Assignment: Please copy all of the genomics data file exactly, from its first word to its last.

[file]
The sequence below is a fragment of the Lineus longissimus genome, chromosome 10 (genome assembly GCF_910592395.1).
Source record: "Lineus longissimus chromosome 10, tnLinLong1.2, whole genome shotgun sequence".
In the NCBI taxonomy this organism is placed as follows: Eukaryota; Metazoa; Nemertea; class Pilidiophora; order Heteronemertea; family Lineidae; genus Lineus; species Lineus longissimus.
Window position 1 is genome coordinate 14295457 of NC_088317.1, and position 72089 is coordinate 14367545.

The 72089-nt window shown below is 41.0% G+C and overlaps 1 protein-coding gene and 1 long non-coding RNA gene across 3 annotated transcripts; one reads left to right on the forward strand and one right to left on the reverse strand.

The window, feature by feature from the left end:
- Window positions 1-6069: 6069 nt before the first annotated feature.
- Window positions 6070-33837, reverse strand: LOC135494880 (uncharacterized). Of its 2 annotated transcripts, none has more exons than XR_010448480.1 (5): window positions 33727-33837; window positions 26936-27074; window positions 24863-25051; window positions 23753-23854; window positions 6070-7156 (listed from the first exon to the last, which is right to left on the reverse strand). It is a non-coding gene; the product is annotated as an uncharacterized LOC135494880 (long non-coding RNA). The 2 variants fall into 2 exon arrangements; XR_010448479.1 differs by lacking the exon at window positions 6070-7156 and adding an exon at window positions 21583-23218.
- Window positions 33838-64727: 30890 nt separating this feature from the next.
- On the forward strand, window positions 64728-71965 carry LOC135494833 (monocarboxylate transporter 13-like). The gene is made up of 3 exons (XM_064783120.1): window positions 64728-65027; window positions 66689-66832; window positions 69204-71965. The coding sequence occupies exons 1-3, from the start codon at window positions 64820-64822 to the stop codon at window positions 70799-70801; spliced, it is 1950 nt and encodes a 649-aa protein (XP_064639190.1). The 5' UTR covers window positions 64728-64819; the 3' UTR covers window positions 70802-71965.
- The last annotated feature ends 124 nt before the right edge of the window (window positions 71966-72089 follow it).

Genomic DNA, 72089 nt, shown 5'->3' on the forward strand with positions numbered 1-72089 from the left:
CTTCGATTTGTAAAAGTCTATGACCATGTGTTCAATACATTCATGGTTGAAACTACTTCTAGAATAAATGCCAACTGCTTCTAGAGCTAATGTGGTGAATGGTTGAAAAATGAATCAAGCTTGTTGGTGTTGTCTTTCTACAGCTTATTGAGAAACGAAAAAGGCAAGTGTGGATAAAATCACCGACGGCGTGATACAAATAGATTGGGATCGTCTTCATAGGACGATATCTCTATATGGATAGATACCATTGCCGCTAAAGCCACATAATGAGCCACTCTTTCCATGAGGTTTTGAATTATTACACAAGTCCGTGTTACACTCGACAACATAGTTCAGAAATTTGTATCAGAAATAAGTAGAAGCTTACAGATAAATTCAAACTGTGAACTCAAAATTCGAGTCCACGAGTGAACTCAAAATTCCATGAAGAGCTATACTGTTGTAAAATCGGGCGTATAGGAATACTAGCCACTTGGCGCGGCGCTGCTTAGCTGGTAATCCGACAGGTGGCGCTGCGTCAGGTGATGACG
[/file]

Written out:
The sequence below is a fragment of the Lineus longissimus genome, chromosome 10 (genome assembly GCF_910592395.1).
Source record: "Lineus longissimus chromosome 10, tnLinLong1.2, whole genome shotgun sequence".
In the NCBI taxonomy this organism is placed as follows: Eukaryota; Metazoa; Nemertea; class Pilidiophora; order Heteronemertea; family Lineidae; genus Lineus; species Lineus longissimus.
Window position 1 is genome coordinate 14295457 of NC_088317.1, and position 72089 is coordinate 14367545.

The 72089-nt window shown below is 41.0% G+C and overlaps 1 protein-coding gene and 1 long non-coding RNA gene across 3 annotated transcripts; one reads left to right on the forward strand and one right to left on the reverse strand.

The window, feature by feature from the left end:
- Window positions 1-6069: 6069 nt before the first annotated feature.
- Window positions 6070-33837, reverse strand: LOC135494880 (uncharacterized). Of its 2 annotated transcripts, none has more exons than XR_010448480.1 (5): window positions 33727-33837; window positions 26936-27074; window positions 24863-25051; window positions 23753-23854; window positions 6070-7156 (listed from the first exon to the last, which is right to left on the reverse strand). It is a non-coding gene; the product is annotated as an uncharacterized LOC135494880 (long non-coding RNA). The 2 variants fall into 2 exon arrangements; XR_010448479.1 differs by lacking the exon at window positions 6070-7156 and adding an exon at window positions 21583-23218.
- Window positions 33838-64727: 30890 nt separating this feature from the next.
- On the forward strand, window positions 64728-71965 carry LOC135494833 (monocarboxylate transporter 13-like). The gene is made up of 3 exons (XM_064783120.1): window positions 64728-65027; window positions 66689-66832; window positions 69204-71965. The coding sequence occupies exons 1-3, from the start codon at window positions 64820-64822 to the stop codon at window positions 70799-70801; spliced, it is 1950 nt and encodes a 649-aa protein (XP_064639190.1). The 5' UTR covers window positions 64728-64819; the 3' UTR covers window positions 70802-71965.
- The last annotated feature ends 124 nt before the right edge of the window (window positions 71966-72089 follow it).

Genomic DNA, 72089 nt, shown 5'->3' on the forward strand with positions numbered 1-72089 from the left:
CTTCGATTTGTAAAAGTCTATGACCATGTGTTCAATACATTCATGGTTGAAACTACTTCTAGAATAAATGCCAACTGCTTCTAGAGCTAATGTGGTGAATGGTTGAAAAATGAATCAAGCTTGTTGGTGTTGTCTTTCTACAGCTTATTGAGAAACGAAAAAGGCAAGTGTGGATAAAATCACCGACGGCGTGATACAAATAGATTGGGATCGTCTTCATAGGACGATATCTCTATATGGATAGATACCATTGCCGCTAAAGCCACATAATGAGCCACTCTTTCCATGAGGTTTTGAATTATTACACAAGTCCGTGTTACACTCGACAACATAGTTCAGAAATTTGTATCAGAAATAAGTAGAAGCTTACAGATAAATTCAAACTGTGAACTCAAAATTCGAGTCCACGAGTGAACTCAAAATTCCATGAAGAGCTATACTGTTGTAAAATCGGGCGTATAGGAATACTAGCCACTTGGCGCGGCGCTGCTTAGCTGGTAATCCGACAGGTGGCGCTGCGTCAGGTGATGACG